Chescandinavia Newsletter

1 2015


The Icon: Lobo Diarte – A Poet Wolf

by Pål Ødegård
Suggested soundtrack (Lobo Diarte - Tú Volverás)
  «Hi, I’m Lobo Diarte! And to show you that the wolf isn’t that ferocious, I will sing a song about love!” These were the words coming out from the TV sets in on New Year’s Eve in 1976 while Spanish families were gathered watching the annual show to kill the last hours of the year. And as Carlos Diarte, the Valencia striker nicknamed the wolf, appeared looking like a part of the Bee Gees crew, many of them choked on their bringing-luck-and-good-health-for-the-next-year grapes. And Diarte sang more than well in a recorded clip that featured all the characteristics of a 70’s music video. ‘Tú volverás’ – or ‘You will return’ – had been recorded a few weeks previously for the new year’s eve special. And ‘The Wolf’ sang the song smoothly as velvet, and would probably have fooled Little Red Riding Hood that he was her grandmother had he been the wolf in the folk tale.
  Lobo 4 Carlos Diarte grew up in Asunción as the youngest of eight brothers in what can safely be described as poor conditions. His father left the family when Carlos was two years old, leaving his mother to sustain the wolf pack. The only way was for the boys to look for stray jobs to bring food to the table. But she was adamant that they also studied well. It’s therefore remarkable how multitalented Carlos grew up to be. He was not only a good musician, playing guitar along with his silky voice. But he also had a grasp on poetry, and he was very fond of literature. But if the longshanked and elegant Paraguayan with his distinctive Indian features was known for something, it was for his abilities in the penalty area.
His debut came for the Paraguayan giant Olímpia in 1970, when Diarte was still 16 years old. Having spent his earlier years playing until dusk among his elder and bigger brothers, he was physically ready for the tough game of elite football early on. It was here he got his nickname from team mate Rivarola, who commented that his stride looked like a hunting wolf. He helped Olímpia win the title the next season. Fast, strong, explosive, aerially supreme, and with a devastating right foot, the goals poured in. Paraguay might have been a football backwater in this era, but it didn’t take long before European clubs noticed him.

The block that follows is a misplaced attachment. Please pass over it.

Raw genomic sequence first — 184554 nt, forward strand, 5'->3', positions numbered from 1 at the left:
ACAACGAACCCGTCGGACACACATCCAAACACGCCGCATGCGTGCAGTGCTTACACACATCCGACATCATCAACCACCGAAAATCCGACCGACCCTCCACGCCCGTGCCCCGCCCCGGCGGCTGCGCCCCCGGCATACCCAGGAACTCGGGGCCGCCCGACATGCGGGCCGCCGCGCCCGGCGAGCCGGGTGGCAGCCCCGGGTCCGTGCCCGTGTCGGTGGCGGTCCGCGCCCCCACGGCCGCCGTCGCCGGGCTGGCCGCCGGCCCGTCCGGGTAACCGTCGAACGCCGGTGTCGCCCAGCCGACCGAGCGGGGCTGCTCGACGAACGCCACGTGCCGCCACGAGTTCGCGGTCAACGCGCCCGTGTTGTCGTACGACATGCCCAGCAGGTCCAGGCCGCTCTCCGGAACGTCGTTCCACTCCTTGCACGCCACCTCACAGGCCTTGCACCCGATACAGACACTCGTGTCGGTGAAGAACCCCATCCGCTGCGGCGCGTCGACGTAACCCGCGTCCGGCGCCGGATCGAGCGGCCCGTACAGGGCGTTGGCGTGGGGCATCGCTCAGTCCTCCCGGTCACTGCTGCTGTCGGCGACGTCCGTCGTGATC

Still, it was no mystery that it was Real Zaragoza who brought him to the Spanish Primera division in the middle of 1973/1974 season. The white and blue from the north already had his fellow countrymen Saturnino Arrúa and Felipe Ocampos in their team, giving them all the nickname ‘Los Zaraguayos’. In two and a half season for Real Zaragoza, he scored 31 goals, and was part of the team’s adventures in the European Cup for two consecutive seasons after finishing third and second in the Primera table. In his second season at Zaragoza he scored 16 goals, and that was enough to catch the attention of Valencia and their sporting director and former star Pasieguito.
  Lobo2And at Mestalla he would form a formidable attacking trio with Alberto Mario Kempes and Dutch international Johnny Rep. Again he managed to get 16 in the bak of the net in his first season for Los Che, but the next season Sevilla’s Jaen sent the guaraní to the sick bed with a vicious tackle. Diarte’s injury would be felt by Valencia, despite Kempes scoring 38 goals in all competitions in the 1977/1978 season. But in the next season he was part of the team that took home the Copa del Rey. The Kempes/Diarte partnership is still regarded as a central part in a great era for Valencia, even if it didn’t bring any league title. But the Valencia fans who saw him will never forget him, especially not his long lived record of scoring eleven goals in six consecutive matches.
  By the time Valencia took home the European Cup in 1980, ‘Lobo’ Diarte had moved on to UD Salamanca on Pasieguito’s recommendation, playing alongside big names like Juanito and D’Alessandro. Here also he became a legend despite not scoring much, and helped the team from the university city to stay up in Primera, and even sniffing on a spot for the European competitions. But again, Diarte would only stay two years as he put on the green and white of Real Betis in 1980. He helped the Sevillan side to reach Europe (you could say this was Diarte’s speciality), and it was here he scored his most memorable goal against Athletic Bilbao. He started from the center circle, chipped the ball over the head of an opposition player (a so called ‘sombrero’), advanced in his characteristic zigzag dribbling style before whacking it into the top corner.